Iran’s foreign minister has today blamed ‘US arrogance’ for fuelling the ‘mayhem’ in the Middle East which prompted Tehran to shoot down a passenger jet by mistake.
Mohammad Javad Zarif acknowledged that anti-government protests had erupted in Iran because people were ‘lied to’ about the causes of the plane crash.
Speaking on a visit to India, he said the missile strike was an ‘unforgivable mistake’ amid fury at the regime after dozens of Iranians died in the air disaster.
Iran has attempted to turn the public anger back at Washington and has even claimed it will try to take Donald Trump to the Hague over the killing of Qassem Soleimani.
Zarif also insisted that Iran could still return to the 2015 nuclear deal which has been steadily unravelling in recent months.
Iranian foreign minister Mohammad Javad Zarif (pictured on a visit to India today) has today blamed ‘US arrogance’ for fuelling ‘mayhem’ in the Middle East
Wreckage from the Ukraine International Airlines flight which Iran now admits it shot down in error, killing 176 people including dozens of Iranian nationals
Protests against the regime (pictured here at a Tehran university) have erupted since Tehran admitted wrongly stating the crash was caused by a technical failure
Last week’s plane crash has put the Iranian regime on the back foot after the US killing of Soleimani had initially united the country in mourning.
Today Zarif said the drone strike was an ‘unprovoked attack’, although Washington says the general posed an ‘imminent’ threat to Americans.
Iran fired back with missile strikes on US bases in Iraq in what Zarif today called an act of ‘self-defence’.
The country’s Revolutionary Guards shot down the Ukrainian passenger jet hours later, likely mistaking it for a military plane.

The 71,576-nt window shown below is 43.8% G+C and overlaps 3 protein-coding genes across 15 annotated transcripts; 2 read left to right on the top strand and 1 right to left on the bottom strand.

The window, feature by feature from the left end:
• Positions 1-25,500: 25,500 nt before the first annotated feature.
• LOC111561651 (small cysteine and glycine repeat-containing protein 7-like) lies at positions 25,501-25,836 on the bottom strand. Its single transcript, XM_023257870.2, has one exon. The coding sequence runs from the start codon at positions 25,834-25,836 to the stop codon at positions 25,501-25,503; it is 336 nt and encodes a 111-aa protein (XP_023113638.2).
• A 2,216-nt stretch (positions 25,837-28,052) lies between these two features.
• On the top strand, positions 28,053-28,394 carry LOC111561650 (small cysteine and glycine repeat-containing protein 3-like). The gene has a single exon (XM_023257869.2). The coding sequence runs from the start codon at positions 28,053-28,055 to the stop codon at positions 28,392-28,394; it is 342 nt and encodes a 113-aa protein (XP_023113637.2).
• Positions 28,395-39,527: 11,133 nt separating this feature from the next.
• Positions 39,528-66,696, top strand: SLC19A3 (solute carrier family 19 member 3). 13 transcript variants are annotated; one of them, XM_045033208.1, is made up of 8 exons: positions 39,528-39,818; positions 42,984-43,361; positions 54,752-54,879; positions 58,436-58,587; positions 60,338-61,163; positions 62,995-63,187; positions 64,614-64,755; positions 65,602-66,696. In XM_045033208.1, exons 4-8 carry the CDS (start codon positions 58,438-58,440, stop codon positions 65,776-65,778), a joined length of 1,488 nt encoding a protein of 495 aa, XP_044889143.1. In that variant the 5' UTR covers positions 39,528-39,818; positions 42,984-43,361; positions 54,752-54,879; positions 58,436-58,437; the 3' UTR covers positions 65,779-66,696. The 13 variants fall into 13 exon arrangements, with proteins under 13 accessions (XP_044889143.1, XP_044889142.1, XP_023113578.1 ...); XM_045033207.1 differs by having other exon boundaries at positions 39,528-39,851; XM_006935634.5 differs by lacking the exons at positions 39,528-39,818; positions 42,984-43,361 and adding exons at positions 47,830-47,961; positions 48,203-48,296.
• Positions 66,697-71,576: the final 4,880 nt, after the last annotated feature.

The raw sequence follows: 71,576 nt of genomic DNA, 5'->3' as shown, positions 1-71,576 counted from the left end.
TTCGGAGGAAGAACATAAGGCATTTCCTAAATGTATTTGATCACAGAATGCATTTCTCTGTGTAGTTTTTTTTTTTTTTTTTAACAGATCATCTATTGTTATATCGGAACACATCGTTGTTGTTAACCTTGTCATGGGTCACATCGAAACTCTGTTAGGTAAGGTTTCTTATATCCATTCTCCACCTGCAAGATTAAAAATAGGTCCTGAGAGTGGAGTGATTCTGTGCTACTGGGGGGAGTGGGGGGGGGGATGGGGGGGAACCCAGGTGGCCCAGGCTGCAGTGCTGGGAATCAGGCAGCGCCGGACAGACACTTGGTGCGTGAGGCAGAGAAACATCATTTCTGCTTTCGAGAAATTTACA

‘We lost the lives of  people because of tensions created by the United States,’ the foreign minister said today, referring to the plane crash.
Zarif said Iranian citizens had an ‘expectation that the government should have disclosed information’ on the downing of the Boeing 737 last Wednesday.
Iran spent three days claiming that the plane had suffered a technical failure and dismissed claims of a shoot-down as ‘psychological warfare’.
‘In the last few nights, we’ve had people in the streets of Tehran demonstrating against the fact that they were lied to for a couple of days,’ Zarif said.
Mourners attend a vigil in British Columbia last night for the victims of the plane crash, who included dozens of Canadians
An image from the flight tracker website Flightradar24 showing the path of the Ukranian International Airlines jet which crashed just over two minutes after taking off from Tehran
The regime finally abandoned its pretence on Saturday, sparking a fresh wave of protests against the government.
Dozens of protesters chanted slogans at a Tehran university and a vigil for the crash victims boiled over into demonstrations.
The vigil sparked a diplomatic row when Iran arrested the British ambassador Rob Macaire, who said he had left when the memorial turned into protests.
The UK government yesterday summoned Iran’s ambassador in London to voice its anger over the breach of diplomatic protocol.